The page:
Happenings, Thoughts, Reviews, Inspiration

Documentary Filmmaker Ethan Vincent blog post's. Thoughts from the Road and Production.


In the age of instagram, staring at a striking picture for longer than five seconds isn’t entirely uncommon. Of course, we control the amount of time we spend with each photoshopped image: a beach front, a grand landscape or an abandoned times, leaving a ’nice’ or ‘wow’ comment if the photo was particularly impressive. Rarely does this awe-moment last more than a few seconds and as quickly as we identify it as visual art, the image vanishes into the black hole of our cyber feed. 

Now imagine a 94 min. instagram feed with a succession of moving images of abandon places all over the world, each lasting anywhere from 10-20 seconds. This is Nikolaus Geyrhalter’s silent documentary film "Homo Sapiens." And, yes. This is an art film and though it's definitely not nearly as painful as sitting through Warhol’s Empire (watch the entire 8 hour version here in 144p - seriously), there is a certain endurance required, even for high-brow cinephiles.

I was lucky enough to attend the film's Austrian premiere at the Gartenbaukino in attendance of the filmmakers and witness its cinematic glory in crisp 4K and Dolby Atmos surround sound.


And then, for me it happened: As soon as the triviality of the eerie apocalyptic images surrounding the Fukushima disaster dissipated, I really began honing in on the penetrating details of each frame. My ears soon adjusted to the fact that no human-made sounds penetrated the film: No cars. No planes. No back-up beeper usually plaguing every documentarian's exterior shot. Utter human absence.

The vibrant, yet decrepit urban remains became characters with personalities, and their common bond of total human abandonment hinted at a plot of sorts. Nearly forgotten musings from my Film Theory & Criticism days brought Paul Schrader's thesis "Transcendental Style in Film" to mind, where he is quick to dismiss such "oversparse" and "Stasis" films like this one, claiming that film-paintings void of true cinematic movement or flux could never produce sacred art or the transcendental film style of an Ozu, Bresson or Dreyer. Clearly, it never was Geyrhalter's intent to near the spiritual with this film, but I couldn't help trying to label my viewing experience as something transcendental. Beyond the tangible concept of the wastelands we leave behind as humans, the complete void of people created a heightened awareness of our identity. And the incessant reminder of just how empty our inventions, buildings and amusement parks are, further fed my existentialist dismal human outlook.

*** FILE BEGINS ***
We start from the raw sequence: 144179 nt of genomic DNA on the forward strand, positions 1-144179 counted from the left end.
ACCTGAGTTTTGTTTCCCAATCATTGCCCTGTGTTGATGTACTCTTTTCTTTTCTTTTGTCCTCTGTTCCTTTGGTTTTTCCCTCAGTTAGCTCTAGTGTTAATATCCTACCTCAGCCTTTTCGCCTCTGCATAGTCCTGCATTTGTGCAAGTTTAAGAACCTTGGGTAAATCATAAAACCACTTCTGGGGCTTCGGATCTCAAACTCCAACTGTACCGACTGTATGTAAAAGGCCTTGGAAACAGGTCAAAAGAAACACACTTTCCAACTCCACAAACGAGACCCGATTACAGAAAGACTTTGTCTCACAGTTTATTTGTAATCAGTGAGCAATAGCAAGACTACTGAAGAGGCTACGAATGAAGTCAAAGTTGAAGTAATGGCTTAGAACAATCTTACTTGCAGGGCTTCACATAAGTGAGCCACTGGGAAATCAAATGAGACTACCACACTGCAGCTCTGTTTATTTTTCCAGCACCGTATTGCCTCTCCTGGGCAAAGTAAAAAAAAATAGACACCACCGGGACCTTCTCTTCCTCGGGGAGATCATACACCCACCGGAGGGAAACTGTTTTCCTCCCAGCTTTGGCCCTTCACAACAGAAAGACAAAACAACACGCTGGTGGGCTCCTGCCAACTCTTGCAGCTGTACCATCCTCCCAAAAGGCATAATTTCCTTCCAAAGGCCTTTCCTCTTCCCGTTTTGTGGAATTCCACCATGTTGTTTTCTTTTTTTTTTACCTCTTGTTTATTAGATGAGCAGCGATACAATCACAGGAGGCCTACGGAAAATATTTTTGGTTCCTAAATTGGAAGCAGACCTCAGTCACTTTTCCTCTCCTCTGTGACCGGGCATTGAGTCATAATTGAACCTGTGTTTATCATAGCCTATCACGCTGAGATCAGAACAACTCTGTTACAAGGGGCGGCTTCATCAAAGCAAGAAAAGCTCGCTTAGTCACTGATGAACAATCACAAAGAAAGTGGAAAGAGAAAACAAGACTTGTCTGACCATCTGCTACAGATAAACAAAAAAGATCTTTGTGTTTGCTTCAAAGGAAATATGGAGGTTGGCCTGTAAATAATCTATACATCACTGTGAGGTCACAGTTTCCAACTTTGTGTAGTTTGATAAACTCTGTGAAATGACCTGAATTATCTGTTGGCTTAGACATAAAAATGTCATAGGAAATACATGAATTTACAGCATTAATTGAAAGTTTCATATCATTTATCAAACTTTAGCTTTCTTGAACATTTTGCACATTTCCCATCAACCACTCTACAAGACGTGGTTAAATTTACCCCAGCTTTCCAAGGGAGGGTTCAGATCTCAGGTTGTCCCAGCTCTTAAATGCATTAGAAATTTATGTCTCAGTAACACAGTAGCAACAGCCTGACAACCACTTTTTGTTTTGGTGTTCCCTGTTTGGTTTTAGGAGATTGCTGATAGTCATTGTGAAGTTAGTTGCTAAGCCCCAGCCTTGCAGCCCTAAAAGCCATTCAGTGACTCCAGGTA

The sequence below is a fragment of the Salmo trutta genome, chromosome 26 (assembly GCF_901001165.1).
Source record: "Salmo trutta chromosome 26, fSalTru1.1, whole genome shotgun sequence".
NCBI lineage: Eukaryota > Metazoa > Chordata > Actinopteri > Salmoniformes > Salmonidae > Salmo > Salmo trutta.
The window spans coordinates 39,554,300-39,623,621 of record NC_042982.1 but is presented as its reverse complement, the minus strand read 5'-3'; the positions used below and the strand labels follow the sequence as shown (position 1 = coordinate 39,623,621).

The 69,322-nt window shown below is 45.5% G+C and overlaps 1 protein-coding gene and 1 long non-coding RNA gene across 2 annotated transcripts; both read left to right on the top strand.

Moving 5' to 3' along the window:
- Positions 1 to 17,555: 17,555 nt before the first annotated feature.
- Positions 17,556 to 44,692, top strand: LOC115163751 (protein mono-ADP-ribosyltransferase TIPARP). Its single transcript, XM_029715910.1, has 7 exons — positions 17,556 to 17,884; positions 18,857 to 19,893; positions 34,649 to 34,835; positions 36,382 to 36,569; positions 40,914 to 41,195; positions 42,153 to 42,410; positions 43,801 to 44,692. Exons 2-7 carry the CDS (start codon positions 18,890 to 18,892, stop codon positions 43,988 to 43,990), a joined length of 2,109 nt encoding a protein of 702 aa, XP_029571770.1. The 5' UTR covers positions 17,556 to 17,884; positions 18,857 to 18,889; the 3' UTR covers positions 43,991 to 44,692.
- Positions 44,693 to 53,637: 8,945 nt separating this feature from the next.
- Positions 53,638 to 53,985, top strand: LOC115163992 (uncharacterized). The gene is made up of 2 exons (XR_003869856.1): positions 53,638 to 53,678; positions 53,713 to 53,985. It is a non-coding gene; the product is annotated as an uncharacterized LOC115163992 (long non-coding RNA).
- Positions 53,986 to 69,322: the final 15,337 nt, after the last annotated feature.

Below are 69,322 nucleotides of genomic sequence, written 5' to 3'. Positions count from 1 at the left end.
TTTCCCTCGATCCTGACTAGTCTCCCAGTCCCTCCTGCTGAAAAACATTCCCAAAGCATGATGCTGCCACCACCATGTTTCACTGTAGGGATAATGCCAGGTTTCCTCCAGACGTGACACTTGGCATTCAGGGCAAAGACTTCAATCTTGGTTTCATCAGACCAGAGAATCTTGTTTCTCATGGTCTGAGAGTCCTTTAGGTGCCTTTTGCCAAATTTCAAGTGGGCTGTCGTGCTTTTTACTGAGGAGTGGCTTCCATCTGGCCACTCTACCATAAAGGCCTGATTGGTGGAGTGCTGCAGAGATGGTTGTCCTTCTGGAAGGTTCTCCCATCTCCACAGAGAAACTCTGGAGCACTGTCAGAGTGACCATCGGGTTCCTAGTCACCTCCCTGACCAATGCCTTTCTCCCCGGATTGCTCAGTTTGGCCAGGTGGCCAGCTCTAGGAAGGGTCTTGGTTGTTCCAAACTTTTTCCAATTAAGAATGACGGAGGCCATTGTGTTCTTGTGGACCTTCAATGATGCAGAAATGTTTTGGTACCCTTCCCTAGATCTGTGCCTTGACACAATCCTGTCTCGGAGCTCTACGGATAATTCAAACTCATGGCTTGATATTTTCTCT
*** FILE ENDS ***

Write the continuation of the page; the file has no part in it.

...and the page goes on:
As a filmmaker, the romantic notion of filming cool places, an "endless B-ROLL shoot" of sorts, seems overly luxurious and totally awesome. Who wouldn't want to travel the world capturing remote ruins, buildings and landscapes? No actors. No interviews. Nirvana. Back to the roots of the Lumiére days of expedition films or, post 1907, travelogues. But to film over the course of four years, constantly working on access to places only known to a few gatekeepers, winning them over by swearing never to reveal the location, and to pursue image after image with such tenacity marks a dedicated artist and craftsman like Nikolaus Geyrhalter.  

In an interview, Geyrhalter explained his relationship with the images he wanted to capture, how certain locations and frames begged for manipulation to introduce necessary variety in movement and lighting.

"Filming Homo Sapiens was a process of dealing with what was available – but we manipulated what was available whenever we felt it necessary. For example, we created wind. At some point during the editing process it became apparent that there was no movement in many of the interiors, and it wasn't possible to deal with this lack of life just by adding sound. Sometimes we arranged the lighting, and often we used digital aids to make the objects more perfect and retain concentration. We didn't want any human noises at all to be heard, which meant we could hardly record any original sound at all. The sounds that we hear were created carefully for each image, from archive material and a great deal of sound recorded especially for that purpose."

Oh. And did I mentions critters, amphibians, birds, creatures and animals? Also Birds. Lots of birds. Nature was alive and well. The animal kingdom offered a serene orchestral accompaniment, adding even more to the absence of homo sapiens.